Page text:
So it makes evolutionary sense that pastured meals, the nutritional profile of which closely resembles that of wild game, would be better for us. Grass-fed meat, milk, and eggs contain less total fat and less saturated fats than the same foods from grain-fed animals. Pastured animals also contain conjugated linoleic acid (CLA), a fatly acid dial. some recent studies indicate may help reduce weight and prevent cancer, and which is absent from feedlot animals. But perhaps most important, meat, eggs, and milk from pastured animals also contain higher levels of omega-3s, essential fatty acids created in the cells of green plants and algae that play an indispensable role in human health, and especially in the growth and health of neurons--brain cells. (It's important to note that fish contain higher levels of the most valuable omega-3s than land animals, yet grass-fed animals do offer significant amounts of such important omega-3s as alpha linolenic acid--ALA.) Much research into the role of omega-3s in the human diet remains to be done, but the preliminary findings are suggestive: Researchers report that pregnant women who receive supplements of omega-3s give birth to babies with higher IQs; children with diets low in omega-3s exhibit more behavioral and learning problems at school; and puppies eating diets high in omega-3s prove easier to train. (All these claims come from papers presented at a 2004 meeting of the International Society for the Study of Fatty Acids and Lipids.)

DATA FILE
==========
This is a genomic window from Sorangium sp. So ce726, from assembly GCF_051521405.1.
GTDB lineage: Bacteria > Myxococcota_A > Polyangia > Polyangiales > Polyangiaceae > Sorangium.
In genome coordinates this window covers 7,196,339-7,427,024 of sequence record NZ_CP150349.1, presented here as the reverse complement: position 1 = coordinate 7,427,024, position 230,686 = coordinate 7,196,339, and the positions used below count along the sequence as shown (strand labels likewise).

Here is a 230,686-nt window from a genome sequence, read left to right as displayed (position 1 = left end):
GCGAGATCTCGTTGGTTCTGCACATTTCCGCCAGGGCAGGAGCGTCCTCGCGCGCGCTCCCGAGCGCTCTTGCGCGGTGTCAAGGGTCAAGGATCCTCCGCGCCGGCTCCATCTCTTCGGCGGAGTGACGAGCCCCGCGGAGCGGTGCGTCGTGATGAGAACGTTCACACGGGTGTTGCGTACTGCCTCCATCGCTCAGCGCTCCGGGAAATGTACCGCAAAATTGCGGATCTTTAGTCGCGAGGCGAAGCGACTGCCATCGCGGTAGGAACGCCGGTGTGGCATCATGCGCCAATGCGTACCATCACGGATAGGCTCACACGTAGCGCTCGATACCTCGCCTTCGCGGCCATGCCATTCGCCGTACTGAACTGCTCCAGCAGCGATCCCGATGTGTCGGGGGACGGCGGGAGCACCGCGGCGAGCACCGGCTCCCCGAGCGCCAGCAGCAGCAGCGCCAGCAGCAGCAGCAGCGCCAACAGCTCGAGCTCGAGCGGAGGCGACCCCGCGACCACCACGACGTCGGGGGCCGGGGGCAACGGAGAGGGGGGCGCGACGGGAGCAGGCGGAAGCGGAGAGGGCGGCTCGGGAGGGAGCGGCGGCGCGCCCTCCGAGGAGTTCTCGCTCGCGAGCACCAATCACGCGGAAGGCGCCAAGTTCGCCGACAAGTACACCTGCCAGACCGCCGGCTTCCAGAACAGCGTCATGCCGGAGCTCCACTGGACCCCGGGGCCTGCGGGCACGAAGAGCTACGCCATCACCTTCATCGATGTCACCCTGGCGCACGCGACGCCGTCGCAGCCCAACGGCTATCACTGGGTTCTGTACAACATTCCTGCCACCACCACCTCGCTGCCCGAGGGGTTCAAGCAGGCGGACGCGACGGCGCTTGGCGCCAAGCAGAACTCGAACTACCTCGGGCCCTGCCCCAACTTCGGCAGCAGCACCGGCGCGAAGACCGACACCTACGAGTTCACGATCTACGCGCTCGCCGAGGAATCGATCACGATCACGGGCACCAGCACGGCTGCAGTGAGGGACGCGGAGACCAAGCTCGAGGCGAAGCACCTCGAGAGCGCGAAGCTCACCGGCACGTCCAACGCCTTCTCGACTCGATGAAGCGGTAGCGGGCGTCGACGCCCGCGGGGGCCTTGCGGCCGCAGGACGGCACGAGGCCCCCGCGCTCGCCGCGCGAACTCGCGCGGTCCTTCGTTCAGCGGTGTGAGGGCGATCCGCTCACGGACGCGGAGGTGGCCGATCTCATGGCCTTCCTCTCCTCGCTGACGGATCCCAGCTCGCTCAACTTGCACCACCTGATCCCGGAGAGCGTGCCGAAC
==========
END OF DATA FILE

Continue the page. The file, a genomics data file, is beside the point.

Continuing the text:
One of the most important yet unnoticed changes to the human diet in modern times has been in the ratio between omega-3 and omega-6, the other essential fatty acid in our food. Omega-6 is produced in the seeds of plants; omega-3 in the leaves. As the name indicates, both kinds of fat are essential, but problems arise when they fall out of balance. (In fact, there's research to suggest that the ratio of these fats in our diet may be more important than the amounts.) Too high a ratio of omega-6 to omega-3 can contribute to heart disease, probably because omega-6 helps blood clot, while omega-3 helps it flow. (Omega-6 is an inflammatory; omega-3 an anti-innammatory.) As our diet--and the diet of the animals we eat--shifted from one based on green plants to one based on grain (from grass to corn), the ratio of omega-6 to omega-3 has gone from roughly one to one (in the diet of hunter-gatherers) to more than ten to one. (The process of hydrogenadng oil also eliminates omega-3s.) We may one day come to regard this shift as one of the most deleterious dietary changes wrought by the industrialization of our food chain. It was a change we never noticed, since the importance of omega-3s was not recognized until the 1970s. As in the case of our imperfect knowledge of soil, the limits of our knowledge of nutrition have obscured what the industrialization of the food chain is doing to our health. But changes in the composition of fats in our diet may account for many of the diseases of civilization--cardiac, diabetes, obesity, etc.--that have long been linked to modern eating habits, as well as for learning and behavioral problems in children and depression in adults.